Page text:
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Excludes extra cheese. Delivery charges &/or minimum order may apply. “Loaded Crust” extra charge. With coupon, not valid with any other offers, valid at participating locations only, expires 11/30/12.

www.everythingrubbermaidstore.com

• Boar’s Head Meats & Cheeses

275 N. Market

304 W. High St.

801 W. Old Lincoln Way

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SERVICE • SALES • SCRATCH N DENT

231 S. MARKET ST.

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Books Cards & Stationery Toys & Games

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Begins 11 a.m. and ends March 4,9 p.m. Participating Business New Event.

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large 3-iTem Pizza!

Since 1947 419 S. Market St. Wooster

330-262-8986

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4

Taco Salad & 20oz Pepsi

+ Tax

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7-9 p.m. United Methodist Church, 243 N. Market St. Sara L. Patton & Richard Figge. A play by A.R. Gurney tracing lifelong correspondence of the staid, dutiful lawyer Andrew Two Ladd PizzaIII SPecial! Makepeace and Any Two the lively, unstable artist Large Pizzas Melissa Gardner.

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Now & Then • 13


Business Feature

Restoration Thrift

Partners with O-Huddle Mentoring

Article & Photos by EMILY RUMES NOW & THEN WRITER

W

ith it's soft opening this past September and recent grand opening in January, Restoration Thrift store in Orrville is ready for donations and volunteers as they partner with O-Huddle Mentoring in Wooster and Orrville City Schools. O-Huddle is a mentoring program that brings together families and faith based organizations, businesses and others to mentor students, support our local schools and build strong communities. The mentoring is focused not just on academics, but on the student as a whole. The programs are started based on need and over the past year, O-Huddle Fulltime employee Cherlyn Schlabach goes has expanded from Wooster through the incoming donations.

Now & Then • 14

into Orrville. Students can find help with things like homework, but they can also find help with the issues that are worrying or concerning them on a daily basis. Right now there are roughly 150 students being served by O-Huddle in the two school districts. Mentoring empowers the students by giving them the support and the time they need, and each student is seen as valuable, as someone to be invested in. Restoration Thrift Manager Adam Miller knows from a background in ministry support that non-profit organizations like O-Huddle cannot exist without financial sustainability. The positive impact on the lives of children and students in the


community is what drove the decision to open up Restoration Thrift, which is run by a board, a staff of employees and volunteers. “Allowing kids to connect one-onone with a mentor is so important,” said Miller. “The impact on their lives is crucial—it matters.” The primary goal or Restoration Thrift is to fund kids and youth ministries both locally and nationally. The store takes in items at their donation space located next to the store. The donation area is open 24 hours a day, 7 days a week and they will also do local pick-ups for larger donated items that are called in. Anyone who has questions about donating or would like to set up a pick-up can call 330-231-8577. The store is spacious and clean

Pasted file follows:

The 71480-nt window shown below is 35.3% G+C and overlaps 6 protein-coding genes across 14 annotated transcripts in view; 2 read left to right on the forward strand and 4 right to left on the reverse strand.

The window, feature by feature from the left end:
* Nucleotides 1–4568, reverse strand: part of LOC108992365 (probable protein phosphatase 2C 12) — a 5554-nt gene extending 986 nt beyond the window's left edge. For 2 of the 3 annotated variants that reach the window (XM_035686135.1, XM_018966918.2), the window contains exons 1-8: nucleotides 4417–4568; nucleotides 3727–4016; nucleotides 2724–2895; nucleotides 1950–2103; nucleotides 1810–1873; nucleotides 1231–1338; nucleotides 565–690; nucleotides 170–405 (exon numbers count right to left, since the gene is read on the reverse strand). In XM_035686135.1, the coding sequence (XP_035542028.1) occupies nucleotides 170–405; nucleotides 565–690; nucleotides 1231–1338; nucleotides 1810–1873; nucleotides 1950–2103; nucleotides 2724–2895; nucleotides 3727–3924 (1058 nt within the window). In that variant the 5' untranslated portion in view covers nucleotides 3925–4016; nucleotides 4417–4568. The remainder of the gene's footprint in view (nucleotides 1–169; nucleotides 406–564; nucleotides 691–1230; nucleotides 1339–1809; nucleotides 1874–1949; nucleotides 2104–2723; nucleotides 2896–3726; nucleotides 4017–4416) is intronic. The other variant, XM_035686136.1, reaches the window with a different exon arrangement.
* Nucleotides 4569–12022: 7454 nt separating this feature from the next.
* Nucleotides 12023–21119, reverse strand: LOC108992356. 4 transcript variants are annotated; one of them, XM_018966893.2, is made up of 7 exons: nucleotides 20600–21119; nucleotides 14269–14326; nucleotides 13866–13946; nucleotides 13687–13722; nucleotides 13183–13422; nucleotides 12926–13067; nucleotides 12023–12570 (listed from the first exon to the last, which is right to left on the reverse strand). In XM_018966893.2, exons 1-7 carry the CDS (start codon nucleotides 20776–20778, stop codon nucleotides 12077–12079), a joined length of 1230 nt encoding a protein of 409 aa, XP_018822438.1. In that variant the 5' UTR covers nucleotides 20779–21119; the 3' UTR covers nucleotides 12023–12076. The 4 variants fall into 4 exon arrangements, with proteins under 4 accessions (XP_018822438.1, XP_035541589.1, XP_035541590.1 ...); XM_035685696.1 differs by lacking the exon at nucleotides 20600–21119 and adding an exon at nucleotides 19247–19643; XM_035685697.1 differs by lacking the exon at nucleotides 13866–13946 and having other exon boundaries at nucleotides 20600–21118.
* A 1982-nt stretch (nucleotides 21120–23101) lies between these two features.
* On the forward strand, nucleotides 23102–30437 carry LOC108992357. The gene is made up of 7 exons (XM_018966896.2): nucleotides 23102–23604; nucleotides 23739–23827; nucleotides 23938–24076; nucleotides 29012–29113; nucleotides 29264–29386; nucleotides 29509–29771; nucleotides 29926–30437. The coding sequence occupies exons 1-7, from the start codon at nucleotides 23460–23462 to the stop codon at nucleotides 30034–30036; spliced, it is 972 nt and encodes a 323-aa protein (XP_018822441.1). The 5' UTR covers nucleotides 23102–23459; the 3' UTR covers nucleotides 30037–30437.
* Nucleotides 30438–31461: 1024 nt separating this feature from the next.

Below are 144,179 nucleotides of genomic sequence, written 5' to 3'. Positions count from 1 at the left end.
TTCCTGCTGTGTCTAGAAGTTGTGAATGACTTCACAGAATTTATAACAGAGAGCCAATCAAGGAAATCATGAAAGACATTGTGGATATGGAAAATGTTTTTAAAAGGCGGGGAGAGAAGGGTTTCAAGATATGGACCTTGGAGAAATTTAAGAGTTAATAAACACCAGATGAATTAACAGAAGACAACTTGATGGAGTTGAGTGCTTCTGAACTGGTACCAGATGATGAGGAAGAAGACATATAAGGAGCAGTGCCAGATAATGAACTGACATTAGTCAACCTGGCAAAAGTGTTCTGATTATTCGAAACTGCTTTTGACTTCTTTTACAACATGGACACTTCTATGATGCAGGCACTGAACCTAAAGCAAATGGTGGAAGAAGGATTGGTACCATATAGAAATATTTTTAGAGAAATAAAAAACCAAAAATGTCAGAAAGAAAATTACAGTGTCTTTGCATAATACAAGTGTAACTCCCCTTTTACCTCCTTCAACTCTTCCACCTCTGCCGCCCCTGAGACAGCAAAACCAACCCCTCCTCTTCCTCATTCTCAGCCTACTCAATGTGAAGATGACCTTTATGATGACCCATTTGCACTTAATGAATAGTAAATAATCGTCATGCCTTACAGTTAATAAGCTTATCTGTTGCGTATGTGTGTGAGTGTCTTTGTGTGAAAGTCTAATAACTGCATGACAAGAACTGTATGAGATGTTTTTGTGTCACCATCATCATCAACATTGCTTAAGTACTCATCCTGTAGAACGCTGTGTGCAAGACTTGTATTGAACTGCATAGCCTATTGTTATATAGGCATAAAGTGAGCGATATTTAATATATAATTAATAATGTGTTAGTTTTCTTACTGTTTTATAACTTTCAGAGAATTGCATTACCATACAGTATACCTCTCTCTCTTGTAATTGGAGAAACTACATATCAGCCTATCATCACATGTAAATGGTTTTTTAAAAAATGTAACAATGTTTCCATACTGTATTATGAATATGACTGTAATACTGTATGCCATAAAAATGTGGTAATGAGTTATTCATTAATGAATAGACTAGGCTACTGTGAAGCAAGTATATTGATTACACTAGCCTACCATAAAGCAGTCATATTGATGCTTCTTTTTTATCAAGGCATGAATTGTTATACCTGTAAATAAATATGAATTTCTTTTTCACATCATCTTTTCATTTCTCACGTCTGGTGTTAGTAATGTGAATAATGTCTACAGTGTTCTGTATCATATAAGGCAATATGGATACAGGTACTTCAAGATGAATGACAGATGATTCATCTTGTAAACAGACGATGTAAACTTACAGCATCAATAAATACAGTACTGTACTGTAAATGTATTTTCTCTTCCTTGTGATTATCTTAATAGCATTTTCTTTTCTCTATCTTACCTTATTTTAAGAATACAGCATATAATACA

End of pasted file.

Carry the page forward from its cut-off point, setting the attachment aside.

and the staff is very helpful and friendly. Most weeks there will be a sale color for items that will be 50% off. The best place to stay up-todate on new items and weekly specials is the Restoration Thrift Facebook page. The overall aesthetic for the store is an industrial theme. Putting together the space was a group effort being driven by the board, who had the initial vision, plus lots of help and donated volunteer would depend on how much time they are able to be there, supplies along the way. Shoppers will find bargains on but it can be short term or long term. household items, clothing, books, Restoration Thrift is a non-profit 501(c)3 organization. Their goal is to be part of the local “huddle” and work together to support students and families in their faith. They look forward to seeing the mentoring program grow with support through sales from their store. For more information on how you can volunteer or to stop in and find some amazing deals, you can visit the store located at 351 Hostetler Road in Orrville (right next to the toys, home goods, furniture and Save-A-Lot). Regular hours are electronics. The store has a huge Monday through Friday 9:00 a.m. selection of Henn Pottery in stock to 7:00 p.m. and Saturdays 9:00 a.m. right now and in addition to the sale to 5:00 p.m. Their website is still in items each week, they have a special the works, but you can find basic clearance rack and items with information at RestorationThrift. com or call 330-231-8577. discounts are always in rotation. “We wanted to have time to organize before we had our grand opening,” Miller said. “We are really enjoying being a part of the community.” Right now Restoration Thrift is looking for volunteers to help with sorting the products that come in. The amount of work for each